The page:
Uncertainty in the North and Defector Influence in the South

Another factor that may have motivated Kim Yo-jong to release her broadside against North Korean defectors in South Korea is because there is growing uncertainty in the North. Kim Jong-un was missing from the public eye for three weeks before he made a public appearance for the grand opening of a fertilizer factory, then he was out of sight again for a notable period of time. The Supreme Leader smokes too much, is overweight, and he had health problems—not a healthy prognosis for someone in his 30s. The recent promotion of the Supreme Leader’s sister Kim Yo-jong to alternate membership in the Politburo and her recent prominence in making important public statements, such as this recent blast against defector leaflets, may be a further indication of uncertainty about the future.

Another factor that may be raising concerns in the North is what appears to be the growing influence of defectors in South Korea. In elections six weeks ago, two prominent defectors were elected to the National Assembly. Although both are members of the minority party in the Assembly, it shows the growing credibility, acceptability, and influence of defectors in the South. Defectors traditionally have taken the toughest position against the North in South Korea’s political discourse. In the past defectors have been on the margins of South Korean society, but now two prominent defectors sit in the National Assembly.

Pressing South Korea for Progress on Rapprochement

Another explanation for the “nastygram” from Kim Yo-jong is that Pyongyang is getting impatient with the slow progress by President Moon Jae-in for improving relations between the North and South. Moon just marked the third full year of his five-year term in office, and under the South Korean constitution, a president can serve only a single term. Time is running out to redefine the relationship with the North under Moon Jae-in. Furthermore, Moon’s Democratic Party just won some 60 percent of the seats in the National Assembly. If he wants to make progress with the North, he now has the votes in the Assembly to get it done. Mme. Kim’s blast may be intended to encourage President Moon to move more quickly.

The threats in the tough message from Pyongyang target initiatives that President Moon supports in the search for better relations with the North. Kim Yo-Jong referenced the upcoming 20th anniversary of the June 15, 2000 summit between leaders of the North and South, and their declaration marking the beginning of Kim Dae-jung’s “Sunshine” Policy which led to improved relations, divided family visits, and economic cooperation.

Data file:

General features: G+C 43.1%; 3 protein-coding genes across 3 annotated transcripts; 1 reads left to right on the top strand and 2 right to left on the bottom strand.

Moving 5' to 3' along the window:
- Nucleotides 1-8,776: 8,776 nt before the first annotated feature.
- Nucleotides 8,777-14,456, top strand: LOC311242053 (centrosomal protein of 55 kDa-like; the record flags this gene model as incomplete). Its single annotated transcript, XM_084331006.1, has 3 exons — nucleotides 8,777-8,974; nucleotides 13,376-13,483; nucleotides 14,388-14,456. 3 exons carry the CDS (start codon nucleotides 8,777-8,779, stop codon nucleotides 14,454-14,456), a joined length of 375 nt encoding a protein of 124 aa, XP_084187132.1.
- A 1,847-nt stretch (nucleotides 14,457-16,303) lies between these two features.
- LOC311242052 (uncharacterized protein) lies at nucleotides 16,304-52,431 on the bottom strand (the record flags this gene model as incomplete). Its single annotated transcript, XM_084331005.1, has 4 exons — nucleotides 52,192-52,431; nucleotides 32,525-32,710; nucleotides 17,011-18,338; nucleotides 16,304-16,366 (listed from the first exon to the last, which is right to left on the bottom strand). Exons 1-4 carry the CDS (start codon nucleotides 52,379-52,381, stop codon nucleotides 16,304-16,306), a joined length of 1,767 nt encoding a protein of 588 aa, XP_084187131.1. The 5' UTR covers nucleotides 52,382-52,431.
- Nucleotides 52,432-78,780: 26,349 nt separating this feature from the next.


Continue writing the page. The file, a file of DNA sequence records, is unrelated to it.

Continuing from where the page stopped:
Kim Yo-jong’s warning to the South Korean president followed another blast of vicious invective: “The south Korean authorities must be aware of the articles of the Panmunjom Declaration and the agreement in the military field in which both sides agreed to ban all hostile acts including leaflet-scattering in areas along the Military Demarcation Line. . . . It is hard to understand how such sordid and wicked act of hostility is tolerated in the south at a time as now.”

Mme. Kim then spelled out the threats: “south Korean authorities will be forced to pay a dear price if they let this situation go on while making sort of excuses.” If Seoul does not take steps Pyongyang is demanding “they had better get themselves ready for possibility of the complete withdrawal of the already desolate Kaesong Industrial Park following the stop to tour of Mt. Kumgang, or shutdown of the north-south joint liaison office whose existence only adds to trouble, or the scrapping of the north-south agreement in military field which is hardly of any value.”

Considering the modest impact of the leaflet balloons and the vicious voice in which they are attacked, it seems quite clear that the North is simply trying to move Seoul into making important concessions now. Political uncertainty, the possible strain on the North Korean economy from United Nations sanctions, and the worldwide Covid-19 economic downturn are likely the most important factors behind the vehemence of the statement, which indicates its urgency.

Denouncing U.S. Secretary of State Pompeo and Defending China

Another interesting and probably related media missive was a statement released by the International Department of the Central Committee of the Workers Party of Korea. The statement said that Secretary of State Pompeo “reeled off rubbish” that the U.S. would work with its partners in the West to ensure that “liberal democracy” rules in this century. It continued to note that Pompeo “said nonsense about China over the issues of Hong Kong, Taiwan, human rights and trade disputes,” and “he slandered the leadership of the Communist Party of China over socialism.” The statement then included another malicious comment about the Secretary of State: “Pompeo, who has been deeply engrossed in espionage and plot-breeding against other countries, has become too ignorant to discern where the sun rises and where it sets.”